After the euphoria of receiving the news you have been asked to attend an interview, the concern can set in, particularly if you haven’t been in an interview situation for a while. Here are some simple tips for Interviewees.  Remember your application must have made an impression so now you need to build on this success and your interview performance will mainly rest on 3 things….Preparation, Impression, Content


You’ve heard it said a dozen times…‘Fail to Prepare, prepare to fail’

Read all the information that you receive from the company/ organisation, often there is valuable material to draw on in addition to date, time, location, address and parking information.

Who will be interviewing you? Names, Roles, Responsibilities? Look them up on LinkedIn!

Type of interview eg; panel, assessment centre, 121

Be clear on what is required eg; presentation, literacy numeracy test, trade or professional assessment etc;

If you have been asked to present ensure that you know what is available eg; flipchart, projector, laptop? And how you take your presentation, disc, memory stick (what programme to use and what version you need to save in), numbers of handouts required, timings etc; all crucial information, the more you know about your audience the better too.

Read through the Job Description and familiarise yourself with the required duties and match your abilities and experience remembering that your CV needs to also show this detail.

Read through the people profile if available and again relate your ‘SKABS’ -skills, knowledge, attributes, benefits and suitability to all the factors listed in the profile. If you have any gaps it is better to have addressed them and have a counter reaction just as in sales dealing with an objection. It is ok to have development areas providing they are not crucial requirements eg; a compliance qualification, look out for essential and desirable listings.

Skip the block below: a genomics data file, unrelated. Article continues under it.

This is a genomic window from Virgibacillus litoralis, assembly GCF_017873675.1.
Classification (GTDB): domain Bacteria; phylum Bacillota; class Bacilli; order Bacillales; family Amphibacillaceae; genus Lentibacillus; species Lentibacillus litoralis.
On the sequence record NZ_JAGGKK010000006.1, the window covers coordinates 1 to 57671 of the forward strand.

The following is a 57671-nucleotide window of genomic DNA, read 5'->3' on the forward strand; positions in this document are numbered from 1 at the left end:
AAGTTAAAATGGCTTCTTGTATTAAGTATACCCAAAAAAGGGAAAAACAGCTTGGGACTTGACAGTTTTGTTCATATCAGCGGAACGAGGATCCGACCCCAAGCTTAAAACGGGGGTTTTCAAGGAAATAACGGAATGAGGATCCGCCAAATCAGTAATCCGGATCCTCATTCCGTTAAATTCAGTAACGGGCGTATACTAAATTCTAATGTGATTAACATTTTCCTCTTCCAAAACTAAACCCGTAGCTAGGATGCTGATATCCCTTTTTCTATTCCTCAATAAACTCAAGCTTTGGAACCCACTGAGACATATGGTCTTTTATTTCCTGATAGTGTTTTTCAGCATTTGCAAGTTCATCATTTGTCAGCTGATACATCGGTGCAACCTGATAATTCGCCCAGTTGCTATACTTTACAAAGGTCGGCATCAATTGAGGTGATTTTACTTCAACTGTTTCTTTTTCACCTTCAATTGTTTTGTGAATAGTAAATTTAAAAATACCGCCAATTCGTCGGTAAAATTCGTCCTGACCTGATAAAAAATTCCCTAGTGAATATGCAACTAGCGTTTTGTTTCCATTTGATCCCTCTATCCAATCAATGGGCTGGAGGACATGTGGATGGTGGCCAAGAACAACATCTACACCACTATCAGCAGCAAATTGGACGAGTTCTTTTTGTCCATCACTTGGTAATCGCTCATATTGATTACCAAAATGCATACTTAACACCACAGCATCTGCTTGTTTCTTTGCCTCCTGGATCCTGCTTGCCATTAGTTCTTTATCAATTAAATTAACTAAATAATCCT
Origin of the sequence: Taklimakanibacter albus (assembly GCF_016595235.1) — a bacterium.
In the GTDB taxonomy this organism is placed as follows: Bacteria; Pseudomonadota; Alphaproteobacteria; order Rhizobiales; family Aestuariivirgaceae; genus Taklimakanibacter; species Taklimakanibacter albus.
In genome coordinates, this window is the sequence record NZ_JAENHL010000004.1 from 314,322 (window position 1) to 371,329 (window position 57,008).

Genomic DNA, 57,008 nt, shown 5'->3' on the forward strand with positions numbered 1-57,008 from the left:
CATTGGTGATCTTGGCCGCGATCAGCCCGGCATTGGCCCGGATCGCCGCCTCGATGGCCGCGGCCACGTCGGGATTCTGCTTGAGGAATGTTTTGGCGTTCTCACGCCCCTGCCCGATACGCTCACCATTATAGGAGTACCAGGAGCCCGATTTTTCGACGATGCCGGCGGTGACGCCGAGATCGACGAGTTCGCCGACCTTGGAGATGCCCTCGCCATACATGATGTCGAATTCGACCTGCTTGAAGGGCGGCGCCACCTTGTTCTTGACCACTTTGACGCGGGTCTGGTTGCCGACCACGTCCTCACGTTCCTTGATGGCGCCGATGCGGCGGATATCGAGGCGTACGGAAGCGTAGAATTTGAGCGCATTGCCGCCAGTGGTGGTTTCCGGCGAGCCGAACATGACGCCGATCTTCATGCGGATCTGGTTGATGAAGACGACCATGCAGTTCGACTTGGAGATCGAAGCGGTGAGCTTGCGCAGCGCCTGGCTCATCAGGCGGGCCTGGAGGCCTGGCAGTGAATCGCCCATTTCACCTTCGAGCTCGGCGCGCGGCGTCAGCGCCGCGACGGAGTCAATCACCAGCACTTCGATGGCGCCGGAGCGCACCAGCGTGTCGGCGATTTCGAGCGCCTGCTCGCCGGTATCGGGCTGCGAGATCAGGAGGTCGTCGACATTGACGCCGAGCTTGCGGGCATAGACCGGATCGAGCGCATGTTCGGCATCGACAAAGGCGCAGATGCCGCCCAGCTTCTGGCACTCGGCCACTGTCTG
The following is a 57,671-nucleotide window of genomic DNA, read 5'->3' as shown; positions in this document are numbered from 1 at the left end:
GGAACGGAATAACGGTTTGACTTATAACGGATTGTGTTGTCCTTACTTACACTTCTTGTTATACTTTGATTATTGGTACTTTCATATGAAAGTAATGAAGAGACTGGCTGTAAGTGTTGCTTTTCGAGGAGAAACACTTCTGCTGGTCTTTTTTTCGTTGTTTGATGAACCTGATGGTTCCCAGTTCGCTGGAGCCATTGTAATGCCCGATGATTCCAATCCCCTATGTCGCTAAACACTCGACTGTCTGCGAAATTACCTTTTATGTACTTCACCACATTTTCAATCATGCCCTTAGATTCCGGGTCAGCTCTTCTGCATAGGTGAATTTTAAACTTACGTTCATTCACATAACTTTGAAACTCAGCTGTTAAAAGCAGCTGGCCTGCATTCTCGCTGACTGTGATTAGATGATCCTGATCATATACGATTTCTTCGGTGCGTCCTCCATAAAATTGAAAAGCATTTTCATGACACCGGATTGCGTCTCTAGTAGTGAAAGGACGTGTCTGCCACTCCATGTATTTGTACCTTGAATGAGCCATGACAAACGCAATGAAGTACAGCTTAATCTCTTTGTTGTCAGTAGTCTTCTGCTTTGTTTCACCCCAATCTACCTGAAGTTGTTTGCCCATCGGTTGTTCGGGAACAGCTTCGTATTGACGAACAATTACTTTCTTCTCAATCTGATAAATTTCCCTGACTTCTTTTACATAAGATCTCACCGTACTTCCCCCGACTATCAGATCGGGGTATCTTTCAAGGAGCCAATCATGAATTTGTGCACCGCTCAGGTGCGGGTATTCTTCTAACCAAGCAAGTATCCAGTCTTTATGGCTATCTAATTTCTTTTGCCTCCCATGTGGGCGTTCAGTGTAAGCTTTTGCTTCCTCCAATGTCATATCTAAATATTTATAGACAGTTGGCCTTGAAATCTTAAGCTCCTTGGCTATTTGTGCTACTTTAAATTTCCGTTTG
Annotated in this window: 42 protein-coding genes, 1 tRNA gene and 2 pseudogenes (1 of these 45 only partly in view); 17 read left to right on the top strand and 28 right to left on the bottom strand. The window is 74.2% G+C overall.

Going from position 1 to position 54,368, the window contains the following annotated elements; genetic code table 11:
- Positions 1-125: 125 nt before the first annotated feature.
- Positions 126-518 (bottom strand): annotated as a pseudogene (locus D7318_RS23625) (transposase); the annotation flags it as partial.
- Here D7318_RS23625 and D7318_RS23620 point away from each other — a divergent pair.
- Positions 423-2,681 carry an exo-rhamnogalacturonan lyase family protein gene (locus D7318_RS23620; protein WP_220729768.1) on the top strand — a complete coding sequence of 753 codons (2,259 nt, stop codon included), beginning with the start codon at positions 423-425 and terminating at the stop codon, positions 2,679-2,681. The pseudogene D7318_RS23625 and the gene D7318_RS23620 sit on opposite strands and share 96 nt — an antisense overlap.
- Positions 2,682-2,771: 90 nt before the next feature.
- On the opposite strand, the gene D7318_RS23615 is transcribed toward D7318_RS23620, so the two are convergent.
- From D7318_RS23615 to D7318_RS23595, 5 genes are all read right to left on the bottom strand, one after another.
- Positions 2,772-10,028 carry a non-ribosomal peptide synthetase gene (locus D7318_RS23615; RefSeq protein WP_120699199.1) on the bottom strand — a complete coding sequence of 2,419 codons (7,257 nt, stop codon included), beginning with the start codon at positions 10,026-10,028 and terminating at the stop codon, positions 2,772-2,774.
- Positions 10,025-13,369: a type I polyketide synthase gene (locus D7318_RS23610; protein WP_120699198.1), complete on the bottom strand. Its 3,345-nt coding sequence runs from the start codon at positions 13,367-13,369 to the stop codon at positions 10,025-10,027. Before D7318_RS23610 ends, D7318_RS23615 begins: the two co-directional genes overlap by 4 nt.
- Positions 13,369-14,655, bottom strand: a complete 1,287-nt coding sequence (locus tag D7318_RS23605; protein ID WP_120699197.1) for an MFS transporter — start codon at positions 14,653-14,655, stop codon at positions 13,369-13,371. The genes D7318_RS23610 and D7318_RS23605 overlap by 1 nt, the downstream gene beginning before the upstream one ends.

Research as much as you can about the company – products, services, markets, competitors, trends, current activities, priorities, make full use of internet, LinkedIn, contacts etc;

Prepare your answers for the type of questions you’ll be asked, especially, be able to say:

  • Why you want the job
  • What your strengths are (and weaknesses!)
  • How you’d do the job, you might be asked for ‘first week’, ‘first month’ priorities
  • What your best achievements are

Prepare good questions to ask at the interview.

Assemble hard evidence (make sure it’s clear and concise) of how and what you’ve achieved in the past – proof will put you ahead of those who merely talk about it.

Make sure your cv is up to date, looking very good and even if already supplied to the interviewer take three with you (one for the interviewer, one for you and a spare in case the interviewer brings a colleague in to the meeting).

Get hold of the following material and read it, and remember the relevant issues, and ask questions about the areas that relate to the organisation and the role. Obtain and research:

  • The company’s sales brochures and literature
  • A trade magazine covering the company’s market sector
  • A serious newspaper for the few days before the interview so you’re informed about world and national news.

Also worth getting hold of: company ‘in-house’ magazines or newsletters, competitor leaflets, local or national newspaper articles featuring the company.